June 18, 2018
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Rock star kitchen livens Bar Harbor dining scene

By Emily Burnham, BDN Staff

He may not play bass in a punk band anymore, but ask Josh Heikkinen if he’s still a rock star and he answers in the affirmative, accompanied by a sly grin. It’s just that now he’s in the kitchen at his new Bar Harbor fine-dining restaurant, Fathom, rather than onstage.

“Oh, I’m definitely still a rock star,” said Heikkinen. “I think chefs and artists and musicians and creative people in general all have that kind of attitude and personality. You don’t lose that if you go from one outlet to another. You just shift your focus.”

Before he and co-owner Tracy Pattershall Hallett came together to open Fathom in May of this year, and before he devoted his life to being a chef, Heikkinen, 31, played in Old Town punk band Dugen for eight years. From 1997, his senior year at Old Town High School, to 2005, when he left to work full-time in the kitchen, Heikkinen lived the rock ’n’ roll lifestyle. Even as he performed around the northeast with Dugen, however, he was still learning the tricks of the trade, working summers in Bar Harbor at the Fishhouse — from dishwasher to fry cook to, eventually, kitchen manager.

After leaving Dugen, Heikkinen dove into the life of a chef, picking up his considerable skills everywhere that he cooked, among them the Excelsior Inn and Lodge in Eugene, Ore.; Red Sky in Southwest Harbor; Rendezvous Catering, part of Fiddler’s Green in Southwest Harbor and with his mentor, Michael Anderson, at August Moon Catering in Bar Harbor.

“I definitely went to the hard knocks school of cooking,” said Heikkinen. “I never needed to go to school for it, because I just learned it on my own, from everyone I worked with.”

By the time he met Hallett while both were at August Moon, Heikkinen was ready to take the jump from sous chef to executive chef. Fortunately, Hallett had already set her sights on opening a restaurant. She just needed a chef, and Heikkinen fit the bill.

“It dawned on me that Josh would be a perfect fit for what I wanted to do,” said Hallett, who is originally from Belfast and graduated from Hampden Academy. “I don’t think anyone knew what an amazing chef he was, though, because he worked in catering and most people didn’t get a chance to try his stuff. Everyone just assumed he was great. And they were right.”

When longtime MDI fine-dining restaurant Maggie’s, located on tiny Summer Street in downtown Bar Harbor, closed over the winter, Hallett and Heikkinen scooped up the property. Fathom quietly opened in May. The ambiance is one of relaxed fine dining, with Victorian-era etchings of nautical scenes hung on the walls, soft, low lighting and small glass globes containing Siamese fighting fish placed here and there around both dining rooms. The wine list is thoughtful, and there is a short list of specialty cocktails including the classic British concoction Pimm’s Cup, a blend of the gin-based citrus and spice liqueur Pimm’s with orange, lemon and cucumber. A throwback, for sure, but a welcome one. A plate of house-made anadama-foccacia swirl bread with maple butter is salty and sweet. Do not feel bad about asking for more — it’s wonderful.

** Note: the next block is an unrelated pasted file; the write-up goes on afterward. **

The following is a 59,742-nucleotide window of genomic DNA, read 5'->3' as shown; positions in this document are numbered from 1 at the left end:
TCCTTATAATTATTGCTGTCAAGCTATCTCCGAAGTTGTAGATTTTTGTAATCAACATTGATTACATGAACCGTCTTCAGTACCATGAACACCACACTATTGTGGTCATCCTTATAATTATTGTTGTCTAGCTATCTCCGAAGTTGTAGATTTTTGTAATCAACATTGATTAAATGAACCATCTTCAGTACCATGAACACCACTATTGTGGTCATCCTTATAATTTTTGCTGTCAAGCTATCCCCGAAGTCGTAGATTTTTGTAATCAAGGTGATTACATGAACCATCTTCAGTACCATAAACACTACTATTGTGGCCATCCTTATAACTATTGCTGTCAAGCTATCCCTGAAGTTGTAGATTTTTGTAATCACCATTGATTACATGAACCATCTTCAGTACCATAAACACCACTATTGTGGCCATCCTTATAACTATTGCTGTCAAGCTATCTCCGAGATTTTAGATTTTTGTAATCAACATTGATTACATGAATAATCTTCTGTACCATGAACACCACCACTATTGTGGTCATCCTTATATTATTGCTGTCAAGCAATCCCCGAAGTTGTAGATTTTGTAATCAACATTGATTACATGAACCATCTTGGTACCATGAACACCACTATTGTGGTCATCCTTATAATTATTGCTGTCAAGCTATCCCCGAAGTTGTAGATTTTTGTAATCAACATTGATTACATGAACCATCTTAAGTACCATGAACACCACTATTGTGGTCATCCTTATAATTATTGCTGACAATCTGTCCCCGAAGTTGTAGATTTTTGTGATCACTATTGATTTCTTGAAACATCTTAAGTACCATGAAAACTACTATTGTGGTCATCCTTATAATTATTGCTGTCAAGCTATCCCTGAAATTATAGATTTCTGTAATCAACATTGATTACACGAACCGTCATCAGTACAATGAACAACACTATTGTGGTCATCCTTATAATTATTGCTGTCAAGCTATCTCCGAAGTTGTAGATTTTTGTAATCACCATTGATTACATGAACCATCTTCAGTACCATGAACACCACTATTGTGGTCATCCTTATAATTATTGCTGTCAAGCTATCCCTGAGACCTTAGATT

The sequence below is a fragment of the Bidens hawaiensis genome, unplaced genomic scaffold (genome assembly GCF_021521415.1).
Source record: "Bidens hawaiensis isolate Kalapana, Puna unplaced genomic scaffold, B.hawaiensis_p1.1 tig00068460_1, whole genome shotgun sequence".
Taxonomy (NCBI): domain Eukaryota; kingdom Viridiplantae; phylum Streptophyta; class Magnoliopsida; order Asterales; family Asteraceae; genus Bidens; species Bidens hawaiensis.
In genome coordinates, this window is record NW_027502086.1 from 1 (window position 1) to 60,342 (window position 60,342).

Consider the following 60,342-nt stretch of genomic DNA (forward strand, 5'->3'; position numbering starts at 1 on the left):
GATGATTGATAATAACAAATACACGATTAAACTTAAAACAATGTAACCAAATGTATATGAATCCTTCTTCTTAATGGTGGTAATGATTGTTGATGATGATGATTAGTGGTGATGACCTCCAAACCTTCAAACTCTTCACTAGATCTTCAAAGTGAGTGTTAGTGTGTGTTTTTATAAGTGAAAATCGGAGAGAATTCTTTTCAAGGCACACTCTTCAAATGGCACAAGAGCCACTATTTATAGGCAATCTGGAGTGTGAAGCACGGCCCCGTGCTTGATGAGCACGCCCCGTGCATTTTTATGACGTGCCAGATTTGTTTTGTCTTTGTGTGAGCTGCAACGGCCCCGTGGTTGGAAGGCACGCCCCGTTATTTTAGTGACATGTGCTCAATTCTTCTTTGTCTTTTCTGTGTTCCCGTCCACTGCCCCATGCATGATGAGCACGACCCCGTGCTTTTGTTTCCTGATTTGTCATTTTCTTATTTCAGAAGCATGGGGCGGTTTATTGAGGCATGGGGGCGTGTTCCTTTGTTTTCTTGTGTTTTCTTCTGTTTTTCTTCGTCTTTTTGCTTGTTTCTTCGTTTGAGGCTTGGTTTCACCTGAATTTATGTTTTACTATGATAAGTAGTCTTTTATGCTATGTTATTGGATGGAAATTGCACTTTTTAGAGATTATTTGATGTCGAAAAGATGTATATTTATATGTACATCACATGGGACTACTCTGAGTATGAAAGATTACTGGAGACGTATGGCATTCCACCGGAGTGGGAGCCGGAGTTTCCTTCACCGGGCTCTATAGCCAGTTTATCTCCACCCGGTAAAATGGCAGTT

The menu highlights local ingredients, though Heikkinen is most interested in making food that is first and foremost satisfying. The drunken shrimp ($12) first course exemplifies this; a mound of perfectly cooked shrimp and roughly chopped tomatoes, swimming in a spicy tequila cream sauce. The sauce is so good that the accompanying slices of house-made bread are simply not enough to get every last bit of it into your mouth. It is a dish befitting a chef who still maintains his credentials as a rock star.

The ever-changing menu means that what you eat in September will probably not be available two months later, but one can hope that things like the decadent zucchini blossoms ($10) — stuffed with herbed ricotta, tempura fried and served with cucumber-scallion coulis — will make a return appearance. Salads pop with lively, unusual flavors, such as one featuring pleasantly gamey braised rabbit, crunchy toasted pumpkin seeds, chewy dried Maine blueberries, pungent goat cheese and delicate greens dressed in olive oil and cider ($10).

Entrees lean heavily on seafood, though seared duck breast and Maine tapenade-crusted pork chops — using dilly beans, dandelion greens and salt cod instead of olives and anchovies — make their way onto the menu as well. A delicate dish of perfectly pan-fried sole fillet ($24) is a highlight, served with a rich beurre blanc, Israeli couscous and broccoli rabe. Another rock star dish is the sweet potato gnocchi, made in-house and served with the meat of a whole lobster, tomatoes and butternut squash, topped with a parsley brown butter sauce ($30). If you have room, dessert looks decadent and imaginative, such as a maple bread pudding made with that addictive anadama-foccacia bread, topped with MDI Ice Cream ($8).

Fathom has received rave reviews online — it’s in the top 10 rated restaurants in Bar Harbor on tripadvisor.com — and has been a consistently popular dining choice since it opened. Hallett and Heikkinen plan to stay open seven days a week until October, when it will close on Mondays. It will close for a brief amount of time in November, and reopen in December, open Thursday-Sunday through the winter. For reservations, call 288-9664.

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